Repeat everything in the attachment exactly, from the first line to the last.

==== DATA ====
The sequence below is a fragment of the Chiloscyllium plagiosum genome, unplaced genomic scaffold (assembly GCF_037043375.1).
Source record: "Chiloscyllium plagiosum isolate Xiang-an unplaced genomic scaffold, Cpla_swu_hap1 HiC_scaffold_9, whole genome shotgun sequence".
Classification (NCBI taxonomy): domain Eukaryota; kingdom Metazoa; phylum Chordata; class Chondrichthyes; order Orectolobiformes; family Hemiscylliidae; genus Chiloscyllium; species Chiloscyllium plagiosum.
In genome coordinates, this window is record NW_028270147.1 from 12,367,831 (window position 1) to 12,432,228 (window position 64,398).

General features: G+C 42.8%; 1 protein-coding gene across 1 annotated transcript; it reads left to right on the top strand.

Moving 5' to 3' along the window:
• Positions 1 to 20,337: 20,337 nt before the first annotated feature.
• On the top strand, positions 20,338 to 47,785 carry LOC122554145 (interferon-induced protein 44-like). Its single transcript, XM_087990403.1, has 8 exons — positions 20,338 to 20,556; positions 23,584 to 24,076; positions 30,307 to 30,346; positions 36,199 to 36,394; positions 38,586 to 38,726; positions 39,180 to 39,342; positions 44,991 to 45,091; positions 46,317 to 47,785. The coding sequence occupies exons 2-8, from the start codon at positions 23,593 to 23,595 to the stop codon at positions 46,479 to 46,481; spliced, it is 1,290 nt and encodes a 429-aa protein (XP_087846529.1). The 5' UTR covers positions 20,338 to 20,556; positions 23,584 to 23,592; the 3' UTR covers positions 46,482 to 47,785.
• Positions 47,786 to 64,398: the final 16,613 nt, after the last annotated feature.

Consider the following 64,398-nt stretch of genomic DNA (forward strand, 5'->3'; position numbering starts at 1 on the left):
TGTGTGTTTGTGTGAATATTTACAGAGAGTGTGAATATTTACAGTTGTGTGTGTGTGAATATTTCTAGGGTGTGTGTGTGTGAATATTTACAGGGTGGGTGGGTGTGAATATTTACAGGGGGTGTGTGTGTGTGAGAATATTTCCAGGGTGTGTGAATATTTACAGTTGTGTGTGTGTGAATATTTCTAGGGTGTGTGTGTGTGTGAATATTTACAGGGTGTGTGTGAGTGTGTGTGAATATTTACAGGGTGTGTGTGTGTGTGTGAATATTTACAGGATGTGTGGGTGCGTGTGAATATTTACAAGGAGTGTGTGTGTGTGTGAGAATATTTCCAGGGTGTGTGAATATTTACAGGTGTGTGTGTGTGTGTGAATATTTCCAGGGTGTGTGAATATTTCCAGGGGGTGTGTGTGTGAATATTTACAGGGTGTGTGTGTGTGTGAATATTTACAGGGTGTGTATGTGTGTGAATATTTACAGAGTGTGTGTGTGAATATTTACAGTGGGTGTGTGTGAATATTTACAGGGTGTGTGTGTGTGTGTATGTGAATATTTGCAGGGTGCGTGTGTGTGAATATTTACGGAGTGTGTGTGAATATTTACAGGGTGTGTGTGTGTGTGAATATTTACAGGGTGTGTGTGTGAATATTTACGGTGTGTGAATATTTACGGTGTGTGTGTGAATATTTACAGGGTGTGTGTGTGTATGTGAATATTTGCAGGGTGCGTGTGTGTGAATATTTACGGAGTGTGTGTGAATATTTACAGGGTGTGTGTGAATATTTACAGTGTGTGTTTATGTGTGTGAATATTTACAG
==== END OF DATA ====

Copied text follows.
The sequence below is a fragment of the Chiloscyllium plagiosum genome, unplaced genomic scaffold (assembly GCF_037043375.1).
Source record: "Chiloscyllium plagiosum isolate Xiang-an unplaced genomic scaffold, Cpla_swu_hap1 HiC_scaffold_9, whole genome shotgun sequence".
Classification (NCBI taxonomy): domain Eukaryota; kingdom Metazoa; phylum Chordata; class Chondrichthyes; order Orectolobiformes; family Hemiscylliidae; genus Chiloscyllium; species Chiloscyllium plagiosum.
In genome coordinates, this window is record NW_028270147.1 from 12,367,831 (window position 1) to 12,432,228 (window position 64,398).

General features: G+C 42.8%; 1 protein-coding gene across 1 annotated transcript; it reads left to right on the top strand.

Moving 5' to 3' along the window:
• Positions 1 to 20,337: 20,337 nt before the first annotated feature.
• On the top strand, positions 20,338 to 47,785 carry LOC122554145 (interferon-induced protein 44-like). Its single transcript, XM_087990403.1, has 8 exons — positions 20,338 to 20,556; positions 23,584 to 24,076; positions 30,307 to 30,346; positions 36,199 to 36,394; positions 38,586 to 38,726; positions 39,180 to 39,342; positions 44,991 to 45,091; positions 46,317 to 47,785. The coding sequence occupies exons 2-8, from the start codon at positions 23,593 to 23,595 to the stop codon at positions 46,479 to 46,481; spliced, it is 1,290 nt and encodes a 429-aa protein (XP_087846529.1). The 5' UTR covers positions 20,338 to 20,556; positions 23,584 to 23,592; the 3' UTR covers positions 46,482 to 47,785.
• Positions 47,786 to 64,398: the final 16,613 nt, after the last annotated feature.

Consider the following 64,398-nt stretch of genomic DNA (forward strand, 5'->3'; position numbering starts at 1 on the left):
TGTGTGTTTGTGTGAATATTTACAGAGAGTGTGAATATTTACAGTTGTGTGTGTGTGAATATTTCTAGGGTGTGTGTGTGTGAATATTTACAGGGTGGGTGGGTGTGAATATTTACAGGGGGTGTGTGTGTGTGAGAATATTTCCAGGGTGTGTGAATATTTACAGTTGTGTGTGTGTGAATATTTCTAGGGTGTGTGTGTGTGTGAATATTTACAGGGTGTGTGTGAGTGTGTGTGAATATTTACAGGGTGTGTGTGTGTGTGTGAATATTTACAGGATGTGTGGGTGCGTGTGAATATTTACAAGGAGTGTGTGTGTGTGTGAGAATATTTCCAGGGTGTGTGAATATTTACAGGTGTGTGTGTGTGTGTGAATATTTCCAGGGTGTGTGAATATTTCCAGGGGGTGTGTGTGTGAATATTTACAGGGTGTGTGTGTGTGTGAATATTTACAGGGTGTGTATGTGTGTGAATATTTACAGAGTGTGTGTGTGAATATTTACAGTGGGTGTGTGTGAATATTTACAGGGTGTGTGTGTGTGTGTATGTGAATATTTGCAGGGTGCGTGTGTGTGAATATTTACGGAGTGTGTGTGAATATTTACAGGGTGTGTGTGTGTGTGAATATTTACAGGGTGTGTGTGTGAATATTTACGGTGTGTGAATATTTACGGTGTGTGTGTGAATATTTACAGGGTGTGTGTGTGTATGTGAATATTTGCAGGGTGCGTGTGTGTGAATATTTACGGAGTGTGTGTGAATATTTACAGGGTGTGTGTGAATATTTACAGTGTGTGTTTATGTGTGTGAATATTTACAG